Friday, March 4, 2011

Comments make me think

Someone made a very interesting comment on my last post. I didn't respond to it directly even though I had thought about doing so, but this blog is not designed as a conversation, just a series of tales and situations. But I have been thinking about it and wanted to bring it up again.

The commenter suggested that I bring a blanket for Simon to the concert on Sunday. It would serve multiple purposes -- it would give him the security of something that he's familiar with. It would also give him something to hold and to rip apart if he needed that. But also he could use it to help shield the noise by covering his ears with that since we can't use headphones for him. This suggestion was EXTREMELY appreciated.

First of all, let me say that we are bringing something special for Simon (and Rachel and Daniel) -- a stuffed animal for each of them. These concerts are themed "Birthday Party Concerts", and everyone is supposed to bring in an animal because they have birthdays too. Also, when they sing the song "Pig On Her Head", perhaps they will do the animal that our kids bring (didn't work that way in May, but we're bringing different ones this time).

But I've been thinking of what (if anything) elicits that attachment in Rachel or Simon (we have things for Daniel) and I realized that they have NEVER formed an attachment to a toy/stuffed animal/blanket like that. Not even a pacifier when they were babies. Is that yet another autism trait (since one of the problems is that they have difficulties forming attachments to people)? Or is it just them? (for the record, I know many neurotypical individuals who didn't have this kind of attachment to an object - but for some reason this comment made me question this specifically)

Daniel's formed attachment to items, even though the specific item has changed over time. When he was a baby, he needed a cloth diaper in the crib with him, especially after he started day care when he was 4.5 months old (we would bring it to and from daily). And there were several stuffed toys that each had the honor of being a favorite that must be present for him to go to bed (right now it's "Zebra" who has been his favorite for about 2 years now -- this one is a true keeper). Whenever we travel, we make sure to bring this with us, and make certain that when we leave, it's in the car or in his arms. And we love to see this in him.

I posted this question on a couple of different autism "pages" on Facebook that I regularly visit, asking if anyone else has made this observation about their kids/grandkids/students/etc who are on the spectrum. Someone did respond back that their son has a blanket that MUST be there when they go to sleep at night or it will be a long night. We have tried to give them several things to allow Rachel and Simon to attach to, and nothing has had this reaction. Don't get me wrong. They have certain toys that they really love. Rachel enjoys playing with her Barbies (appropriately). Simon loves to cuddle with a stuffed animals, but is not particular about which one (though there are a few he favors and others that he avoids). Last weekend they received birthday presents of Pillow Pets (Rachel has a ladybug, Simon a panda) and they both really like these. Rachel will carry it back and forth from room to room, but that's about as close to an "attachment" to a toy that we've seen from either of them.

Except for books and Rachel. For her, books are another story. When Rachel made her transition to CAPP last year, she couldn't go ANYWHERE without a book. Her preference was a Sandra Boyton Board Book (didn't matter which one). When she arrived at school the teacher had to have one ready or she wouldn't go with them. Then she would carry it to the classroom. She would carry it from activity to activity. She would carry it when they left the classroom to go to specials or to lunch. She would carry it THROUGH that activity. She would carry it when she walked to the bus, and many times she would carry it on the bus ride all the way home. It was typical to find a book in her hands or in her backpack when she stepped off the bus. As she got used to the program, the books were less and less necessary and now she doesn't have one at all (except for circle time or time in the book corner). But again, it wasn't an attachment to a particular object -- it could be ANY book. She just needed to hold it and be in control of it. So I'm not sure if this really counts for the original question.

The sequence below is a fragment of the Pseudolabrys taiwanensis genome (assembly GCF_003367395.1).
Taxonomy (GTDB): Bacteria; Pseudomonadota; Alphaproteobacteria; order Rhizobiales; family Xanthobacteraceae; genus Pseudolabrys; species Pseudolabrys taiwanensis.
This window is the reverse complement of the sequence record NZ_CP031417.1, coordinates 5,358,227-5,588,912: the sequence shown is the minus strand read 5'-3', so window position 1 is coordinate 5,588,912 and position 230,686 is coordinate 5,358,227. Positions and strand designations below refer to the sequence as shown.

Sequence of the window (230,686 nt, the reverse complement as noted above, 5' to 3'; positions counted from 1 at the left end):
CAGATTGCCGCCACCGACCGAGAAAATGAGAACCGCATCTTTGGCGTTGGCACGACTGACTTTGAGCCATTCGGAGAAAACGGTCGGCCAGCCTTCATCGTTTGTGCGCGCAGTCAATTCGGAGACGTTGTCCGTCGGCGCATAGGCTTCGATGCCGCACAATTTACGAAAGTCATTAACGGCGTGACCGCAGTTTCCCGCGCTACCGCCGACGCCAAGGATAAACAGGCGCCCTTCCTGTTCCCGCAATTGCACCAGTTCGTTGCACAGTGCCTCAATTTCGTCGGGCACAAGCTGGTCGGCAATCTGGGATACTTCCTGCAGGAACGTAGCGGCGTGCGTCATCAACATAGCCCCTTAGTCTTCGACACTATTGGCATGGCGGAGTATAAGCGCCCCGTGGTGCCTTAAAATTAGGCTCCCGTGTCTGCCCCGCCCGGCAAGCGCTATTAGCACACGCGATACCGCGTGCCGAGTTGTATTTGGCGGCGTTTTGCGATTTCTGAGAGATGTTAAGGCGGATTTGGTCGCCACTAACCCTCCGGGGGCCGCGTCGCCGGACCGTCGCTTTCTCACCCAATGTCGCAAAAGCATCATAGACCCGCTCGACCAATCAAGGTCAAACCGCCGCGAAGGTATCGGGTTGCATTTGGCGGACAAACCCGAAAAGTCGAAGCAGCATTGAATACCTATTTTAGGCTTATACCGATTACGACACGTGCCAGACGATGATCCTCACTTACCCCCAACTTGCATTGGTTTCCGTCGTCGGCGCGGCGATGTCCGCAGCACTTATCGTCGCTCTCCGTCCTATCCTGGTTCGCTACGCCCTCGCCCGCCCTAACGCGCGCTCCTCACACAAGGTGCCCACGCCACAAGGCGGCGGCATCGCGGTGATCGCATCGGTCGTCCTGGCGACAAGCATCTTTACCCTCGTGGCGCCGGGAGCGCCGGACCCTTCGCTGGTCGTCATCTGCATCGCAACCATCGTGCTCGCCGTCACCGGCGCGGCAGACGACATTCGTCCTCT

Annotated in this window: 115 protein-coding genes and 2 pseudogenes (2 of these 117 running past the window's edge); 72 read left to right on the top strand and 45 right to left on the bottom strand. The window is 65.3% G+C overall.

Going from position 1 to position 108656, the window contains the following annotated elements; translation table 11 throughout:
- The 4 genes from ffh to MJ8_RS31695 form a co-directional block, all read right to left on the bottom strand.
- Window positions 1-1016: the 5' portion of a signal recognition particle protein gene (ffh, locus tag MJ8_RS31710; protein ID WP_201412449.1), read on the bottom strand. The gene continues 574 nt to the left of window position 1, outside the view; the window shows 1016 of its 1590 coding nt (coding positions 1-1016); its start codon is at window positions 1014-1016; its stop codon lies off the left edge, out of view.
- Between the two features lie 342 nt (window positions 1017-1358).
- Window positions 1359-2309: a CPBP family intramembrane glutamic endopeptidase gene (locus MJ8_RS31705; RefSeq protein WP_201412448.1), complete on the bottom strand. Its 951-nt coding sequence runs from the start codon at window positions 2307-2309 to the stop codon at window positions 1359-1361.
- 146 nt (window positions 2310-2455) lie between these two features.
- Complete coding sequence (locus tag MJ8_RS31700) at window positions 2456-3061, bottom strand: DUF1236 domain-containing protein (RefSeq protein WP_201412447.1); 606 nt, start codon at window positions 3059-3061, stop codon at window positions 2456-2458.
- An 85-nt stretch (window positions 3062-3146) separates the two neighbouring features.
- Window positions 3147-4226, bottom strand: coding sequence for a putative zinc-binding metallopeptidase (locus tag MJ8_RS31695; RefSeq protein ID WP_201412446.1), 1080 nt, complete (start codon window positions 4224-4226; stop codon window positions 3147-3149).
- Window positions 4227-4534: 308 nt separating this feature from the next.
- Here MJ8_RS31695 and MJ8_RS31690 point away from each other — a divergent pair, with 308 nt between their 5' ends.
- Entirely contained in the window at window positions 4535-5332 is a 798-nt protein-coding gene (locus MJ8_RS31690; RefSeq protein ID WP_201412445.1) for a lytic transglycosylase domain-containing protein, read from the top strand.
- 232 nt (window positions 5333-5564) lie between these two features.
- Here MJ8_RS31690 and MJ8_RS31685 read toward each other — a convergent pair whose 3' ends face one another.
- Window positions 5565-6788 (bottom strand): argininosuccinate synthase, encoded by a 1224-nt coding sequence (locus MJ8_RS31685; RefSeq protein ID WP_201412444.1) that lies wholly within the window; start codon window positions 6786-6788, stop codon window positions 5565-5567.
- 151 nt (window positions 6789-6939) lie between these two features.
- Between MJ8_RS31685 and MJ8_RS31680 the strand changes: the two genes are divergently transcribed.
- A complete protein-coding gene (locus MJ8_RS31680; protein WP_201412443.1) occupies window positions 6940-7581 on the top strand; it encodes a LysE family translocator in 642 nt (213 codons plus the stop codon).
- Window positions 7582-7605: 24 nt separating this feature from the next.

The differences between a child on the spectrum and not on the spectrum are often so subtle. Some things are obvious, but for many things, you see these same traits in children both on and off the spectrum. What leads to an "autism" diagnosis (anywhere on the spectrum) is that they have a certain number of these traits across several categories, just as all psychiatric diagnoses are made. This is one of the reasons that you, in general, can't look at someone and know for certain that they are on the spectrum or not. You may be suspicious, but it's possible that that individual is just having a bad day. Nothing is set in stone when it comes to human beings, children in particular. They are all just so unique.


  1. I thought this was an interesting post. With our oldest, I fretted and worried when he was four and still hadn't formed an attachment to a particular object. Now, he is nine and sleeps with a bed full of stuffed frogs, hedgehogs, snakes, etc. Perhaps I should be careful what I wish for ... ;)

  2. Chananiah just started his attachment about 6 months ago---it's a curious george stuffed animal. And that would be completely fine but he bites the HECK out of it and multiple times a day I say "don't chew george"! Poor George hits the washing machine a lot and needless to say, he's no longer curious.